Malware Classification Using Structured Control Flow


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Presented at AusPDC 2010 as part of ACSW. Full paper available on home page.

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  • My name is Silvio Cesare. My coauthor for this paper is Dr Yang Xiang. We are both from Central Queensland University and our research investigates the topic of Malware classification using structured control flow.
  • The first topic I’d like to address is what the motivation for investigating this research is, and why it’s a significant topic to investigate. Our research focuses on better methods to detect and classify malware, but what is malware? Malware is characteriized as hostile, intrusive or annoying software, and it’s a pervasive problem in distributed and networked computing. The global problem of malware gives motivation to the detection of malware. And detection of malware is necessary for a secure environment. Identifying malware variants provides great benefit in early detection and presents a useful defense against malware threats.
  • A variety of schemes exist to statically classify malware. In a purely static approach, the malware is never is executed. And static approaches have been applied employing statistical measures such as n-grams, or dissimilarity measures such as the edit distance of the malware’s raw content. Classification using control flow is considered superior to n-grams and edit distances utilising the raw malware content, because control flow can be identified as an invariant characteristic across strains in a family of malware. Alternate techniques perform poorly because small changes in the malware source code can significantly affect the byte level content. This is not true, however, of control flow. Control flow is an effective feature to fingerprint malware, but the extraction of these features can be hindered when the malware hides its real content using the code packing transformation.
  • The code packing transformation is an obfuscation method applied to malware as a post-processing stage to hide its real content. Some legitimate software is packed, but the majority of malware is also. In one study, 79% of malware seen in that month was found to be packed. In 2006, it was reported that 50% of malware from that year were repacked versions of existing malware. The typical behaviour of a packed program is to dynamically generate the hidden code at runtime, and then execute it. The goal of automated unpacking is to reverse the code packing transformation so that the hidden content is revealed.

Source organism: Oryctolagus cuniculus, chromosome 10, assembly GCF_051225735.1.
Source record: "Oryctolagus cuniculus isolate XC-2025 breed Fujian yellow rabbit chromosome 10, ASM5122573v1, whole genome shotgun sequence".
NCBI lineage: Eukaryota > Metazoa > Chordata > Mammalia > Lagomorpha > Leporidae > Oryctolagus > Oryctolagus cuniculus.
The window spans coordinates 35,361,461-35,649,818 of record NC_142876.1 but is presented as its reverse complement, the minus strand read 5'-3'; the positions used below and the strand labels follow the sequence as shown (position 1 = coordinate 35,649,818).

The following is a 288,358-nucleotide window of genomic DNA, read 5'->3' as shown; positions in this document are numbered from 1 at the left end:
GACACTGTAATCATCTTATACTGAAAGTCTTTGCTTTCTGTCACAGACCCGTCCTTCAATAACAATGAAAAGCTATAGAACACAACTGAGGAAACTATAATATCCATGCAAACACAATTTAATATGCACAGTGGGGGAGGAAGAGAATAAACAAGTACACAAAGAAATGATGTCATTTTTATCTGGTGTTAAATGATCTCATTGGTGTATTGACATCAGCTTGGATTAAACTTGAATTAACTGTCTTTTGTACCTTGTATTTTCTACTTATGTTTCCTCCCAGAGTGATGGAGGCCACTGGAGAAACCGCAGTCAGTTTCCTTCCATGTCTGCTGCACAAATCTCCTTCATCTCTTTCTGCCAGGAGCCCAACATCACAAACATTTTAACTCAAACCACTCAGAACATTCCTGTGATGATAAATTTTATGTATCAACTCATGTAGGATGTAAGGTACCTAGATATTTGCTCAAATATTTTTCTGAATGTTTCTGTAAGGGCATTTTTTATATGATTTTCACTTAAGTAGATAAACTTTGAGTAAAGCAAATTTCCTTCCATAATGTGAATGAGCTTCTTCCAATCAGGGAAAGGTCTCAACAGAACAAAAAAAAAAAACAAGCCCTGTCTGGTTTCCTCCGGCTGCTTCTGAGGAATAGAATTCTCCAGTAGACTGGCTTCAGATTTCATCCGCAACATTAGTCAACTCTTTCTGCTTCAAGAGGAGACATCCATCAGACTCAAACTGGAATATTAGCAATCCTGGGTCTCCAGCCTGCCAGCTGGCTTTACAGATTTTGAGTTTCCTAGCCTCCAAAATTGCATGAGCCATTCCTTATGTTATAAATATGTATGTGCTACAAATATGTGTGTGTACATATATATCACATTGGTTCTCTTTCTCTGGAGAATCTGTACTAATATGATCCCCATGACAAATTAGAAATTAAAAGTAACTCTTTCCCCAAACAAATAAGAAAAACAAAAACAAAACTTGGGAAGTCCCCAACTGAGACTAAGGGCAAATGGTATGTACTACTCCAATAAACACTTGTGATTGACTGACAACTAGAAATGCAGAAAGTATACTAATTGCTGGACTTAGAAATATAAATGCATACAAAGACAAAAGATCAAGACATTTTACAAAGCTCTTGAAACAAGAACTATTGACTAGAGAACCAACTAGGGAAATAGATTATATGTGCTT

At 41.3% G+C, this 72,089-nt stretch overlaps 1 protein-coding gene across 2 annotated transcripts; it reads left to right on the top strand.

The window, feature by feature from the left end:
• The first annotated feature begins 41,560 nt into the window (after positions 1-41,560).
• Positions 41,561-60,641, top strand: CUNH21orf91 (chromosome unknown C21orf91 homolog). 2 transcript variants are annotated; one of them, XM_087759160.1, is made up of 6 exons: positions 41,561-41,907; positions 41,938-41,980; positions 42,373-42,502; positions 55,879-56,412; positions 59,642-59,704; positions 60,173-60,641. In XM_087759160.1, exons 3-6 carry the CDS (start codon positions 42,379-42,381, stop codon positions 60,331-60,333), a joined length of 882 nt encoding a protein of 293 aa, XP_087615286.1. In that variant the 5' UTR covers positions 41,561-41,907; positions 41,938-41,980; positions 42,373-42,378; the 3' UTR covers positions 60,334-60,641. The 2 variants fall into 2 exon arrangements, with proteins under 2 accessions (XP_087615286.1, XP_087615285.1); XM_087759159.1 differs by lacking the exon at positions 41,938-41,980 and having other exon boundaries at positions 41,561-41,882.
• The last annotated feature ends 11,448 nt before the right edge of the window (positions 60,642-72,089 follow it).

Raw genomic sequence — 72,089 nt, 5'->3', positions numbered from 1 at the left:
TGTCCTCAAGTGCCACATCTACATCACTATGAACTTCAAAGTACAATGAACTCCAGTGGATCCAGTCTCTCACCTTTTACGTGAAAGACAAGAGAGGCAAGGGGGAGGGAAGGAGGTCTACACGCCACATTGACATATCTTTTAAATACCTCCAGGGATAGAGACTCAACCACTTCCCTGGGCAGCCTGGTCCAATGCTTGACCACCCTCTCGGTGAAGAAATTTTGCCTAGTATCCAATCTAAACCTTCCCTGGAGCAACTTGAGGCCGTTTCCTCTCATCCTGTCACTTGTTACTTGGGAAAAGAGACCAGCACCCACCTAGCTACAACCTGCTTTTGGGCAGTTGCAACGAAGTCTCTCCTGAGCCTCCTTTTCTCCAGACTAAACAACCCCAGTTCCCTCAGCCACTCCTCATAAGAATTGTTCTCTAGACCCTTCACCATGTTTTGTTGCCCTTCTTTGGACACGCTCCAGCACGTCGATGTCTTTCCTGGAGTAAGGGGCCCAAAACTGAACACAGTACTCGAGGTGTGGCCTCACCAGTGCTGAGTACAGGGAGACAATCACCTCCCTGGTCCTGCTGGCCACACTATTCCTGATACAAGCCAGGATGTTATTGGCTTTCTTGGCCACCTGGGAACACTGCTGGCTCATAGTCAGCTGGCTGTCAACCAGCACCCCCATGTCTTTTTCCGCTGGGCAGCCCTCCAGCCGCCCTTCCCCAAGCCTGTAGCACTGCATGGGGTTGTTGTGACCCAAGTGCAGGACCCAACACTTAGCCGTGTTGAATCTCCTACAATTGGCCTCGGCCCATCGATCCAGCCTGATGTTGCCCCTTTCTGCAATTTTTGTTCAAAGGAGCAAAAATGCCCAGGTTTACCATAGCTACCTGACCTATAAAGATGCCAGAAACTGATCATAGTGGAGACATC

• Malware Classification Using Structured Control Flow

    1. 1. Silvio Cesare and Yang Xiang School of Management and Information Systems Centre for Intelligent and Networked Systems Central Queensland University
    2. 2. Motivation <ul><li>Malware - hostile, intrusive, or annoying software or program code. </li></ul><ul><li>Malware is a pervasive problem in distributed and networked computing. </li></ul><ul><li>Detection of malware is necessary for a secure environment. </li></ul><ul><li>Detection of malware variants provides great benefit in early detection. </li></ul>
    3. 3. Introduction <ul><li>A variety of schemes exist to statically classify malware. </li></ul><ul><ul><li>N-grams, edit distances, control flow. </li></ul></ul><ul><li>Control flow can be identified as an invariant characteristic across strains in a family of malware. </li></ul><ul><li>Control flow analysis is hindered by malware hiding the real code and contents using the ‘code packing transformation’ </li></ul>
    4. 4. Introduction to Code Packing <ul><li>Hides the malware’s real contents using encryption and compression. </li></ul><ul><ul><li>Some legitimate software is packed. </li></ul></ul><ul><ul><li>79% of malware in one month during 2007 was packed [1]. </li></ul></ul><ul><ul><li>50% of malware in 2006 were repacked versions of existing malware [2]. </li></ul></ul><ul><li>Typical behaviour of packed program - at runtime, the hidden code is dynamically generated and then executed (self decompressing). </li></ul><ul><li>Automated unpacking extracts the hidden code by simulating the malware until the hidden content is revealed. </li></ul><ul><li>Panda Research, “Mal(ware)formation statistics - panda research blog,” 2007; </li></ul><ul><li>A. Stepan, “Improving proactive detection of packed malware,” Virus Bulletin Conference, 2006. </li></ul>
    5. 5. Our Contribution <ul><li>A novel system for approximate identification of control flow (flowgraph) signatures using the decompilation technique of structuring, and then using those signatures to classify a query program against a malware database. </li></ul><ul><li>A fast application level emulator to provide automated unpacking, that is capable of real-time desktop use. </li></ul><ul><li>A novel algorithm to determine when to stop emulation, using entropy analysis. </li></ul><ul><li>We implement and evaluate our ideas in a prototype system that performs automated unpacking and malware classification. </li></ul>